An alarm system is worth every penny if it prevents a burglary or saves your family from an intruder. It's just hard to place a value on things like motion detectors in advance since you could spend hundreds of dollars a year on something that works only when it's triggered by the family dog. You must assess your risk and exposure and do what's best for your home.
You'll get some discount on your homeowner's insurance if you have a detection system. How much will depend on your insurance company and the system. It'll also vary with your neighborhood and its crime statistics. There usually won't be much difference you add internal motion detectors, although you may feel safer.
Types of Detectors
Alarm systems range in cost and complexity. Some people feel safe with a simple device that turns on a security light when it detects the slightest motion. Others sign up for a system that will send reports to an outside monitor when it picks up some out-of-the ordinary motion. How much you spend will depend on the system you choose. You'll get the most benefit from interior motion detectors when you live in a big house with several exterior doors.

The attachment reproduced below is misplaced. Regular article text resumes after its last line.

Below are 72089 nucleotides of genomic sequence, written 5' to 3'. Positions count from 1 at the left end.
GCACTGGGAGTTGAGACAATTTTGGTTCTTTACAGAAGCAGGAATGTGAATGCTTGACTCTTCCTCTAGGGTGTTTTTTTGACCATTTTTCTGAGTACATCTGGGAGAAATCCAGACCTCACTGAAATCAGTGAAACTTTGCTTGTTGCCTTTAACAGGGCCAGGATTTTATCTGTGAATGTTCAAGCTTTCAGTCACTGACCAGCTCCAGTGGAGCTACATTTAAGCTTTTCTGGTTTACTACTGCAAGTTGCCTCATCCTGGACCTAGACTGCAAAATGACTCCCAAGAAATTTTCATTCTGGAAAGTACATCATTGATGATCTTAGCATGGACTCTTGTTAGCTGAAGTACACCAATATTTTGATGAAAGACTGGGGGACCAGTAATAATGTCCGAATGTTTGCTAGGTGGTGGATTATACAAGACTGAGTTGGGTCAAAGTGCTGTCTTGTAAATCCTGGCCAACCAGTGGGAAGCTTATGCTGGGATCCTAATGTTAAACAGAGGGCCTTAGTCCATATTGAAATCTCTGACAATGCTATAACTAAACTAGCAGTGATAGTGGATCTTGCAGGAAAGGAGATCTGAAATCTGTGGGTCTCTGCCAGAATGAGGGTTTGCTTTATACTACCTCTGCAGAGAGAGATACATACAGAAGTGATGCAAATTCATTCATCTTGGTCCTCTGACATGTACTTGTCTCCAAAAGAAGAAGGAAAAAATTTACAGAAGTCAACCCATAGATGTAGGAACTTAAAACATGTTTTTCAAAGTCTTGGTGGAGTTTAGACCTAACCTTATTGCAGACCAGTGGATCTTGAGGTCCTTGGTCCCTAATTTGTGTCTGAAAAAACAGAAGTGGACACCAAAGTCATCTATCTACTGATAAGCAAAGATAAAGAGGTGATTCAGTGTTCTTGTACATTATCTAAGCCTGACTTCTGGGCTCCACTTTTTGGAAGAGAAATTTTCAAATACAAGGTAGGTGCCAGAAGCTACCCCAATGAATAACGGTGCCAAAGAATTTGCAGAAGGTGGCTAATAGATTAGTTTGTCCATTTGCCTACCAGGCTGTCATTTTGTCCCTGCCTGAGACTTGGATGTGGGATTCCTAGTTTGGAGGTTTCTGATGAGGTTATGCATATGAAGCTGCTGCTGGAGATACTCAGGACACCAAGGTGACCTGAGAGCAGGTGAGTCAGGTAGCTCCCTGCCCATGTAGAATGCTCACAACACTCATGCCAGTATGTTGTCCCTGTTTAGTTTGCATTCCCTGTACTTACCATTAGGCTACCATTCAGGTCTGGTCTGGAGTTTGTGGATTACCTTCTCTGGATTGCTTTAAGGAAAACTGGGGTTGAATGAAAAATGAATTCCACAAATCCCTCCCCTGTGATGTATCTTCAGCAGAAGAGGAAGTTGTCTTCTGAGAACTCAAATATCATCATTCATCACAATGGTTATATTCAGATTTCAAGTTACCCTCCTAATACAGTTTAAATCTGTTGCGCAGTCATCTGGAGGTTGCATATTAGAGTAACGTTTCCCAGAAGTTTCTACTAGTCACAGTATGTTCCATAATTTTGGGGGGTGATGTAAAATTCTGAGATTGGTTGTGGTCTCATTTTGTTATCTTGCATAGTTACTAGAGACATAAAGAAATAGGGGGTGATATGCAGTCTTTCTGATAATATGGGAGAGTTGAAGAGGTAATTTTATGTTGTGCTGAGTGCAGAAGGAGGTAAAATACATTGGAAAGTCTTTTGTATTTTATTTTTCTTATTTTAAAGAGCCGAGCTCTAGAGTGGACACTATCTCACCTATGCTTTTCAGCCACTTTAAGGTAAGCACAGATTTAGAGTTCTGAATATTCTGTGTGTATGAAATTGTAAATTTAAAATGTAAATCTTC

A typical monitored alarm system has detectors on all of the doors and windows and a few more inside spots. They'll sound a siren in the home and alert a monitor through a telephone when it picks up movement. Most companies provide the equipment for free, but do charge you to have it installed and maintained. In 2012, an installation fee cost $100 or so, and a monitoring contract about $50 a month. You can usually keep the basic system and drop the monitoring contract after two or three years.
Do It Yourself
You can install your own motion detectors anywhere in the house where there's an electrical fixture or outlet. In 2012, these typically cost $50 or less, but you may have to pay an electrician to run wiring if you don't have an existing fixture you can replace. If that's too much for you, there are wireless sensors that can plug into any electrical outlet and monitor motion in the area.
The size of your house will play a major role in your motion detector decision. If you're in a 1,500 square foot home where you can see every door and window from one central point, you won't need much internal motion monitoring. But, if you're in a rambling ranch or two-story, you'll want a motion detector in hallways or connections between the house's wings. The cost will depend on how many internal monitors you install and whether you sign up for off-site 24-hour monitoring.
Bob Haring has been a news writer and editor for more than 50 years, mostly with the Associated Press and then as executive editor of the Tulsa, Okla. "World." Since retiring he has written freelance stories and a weekly computer security column. Haring holds a Bachelor of Journalism from the University of Missouri.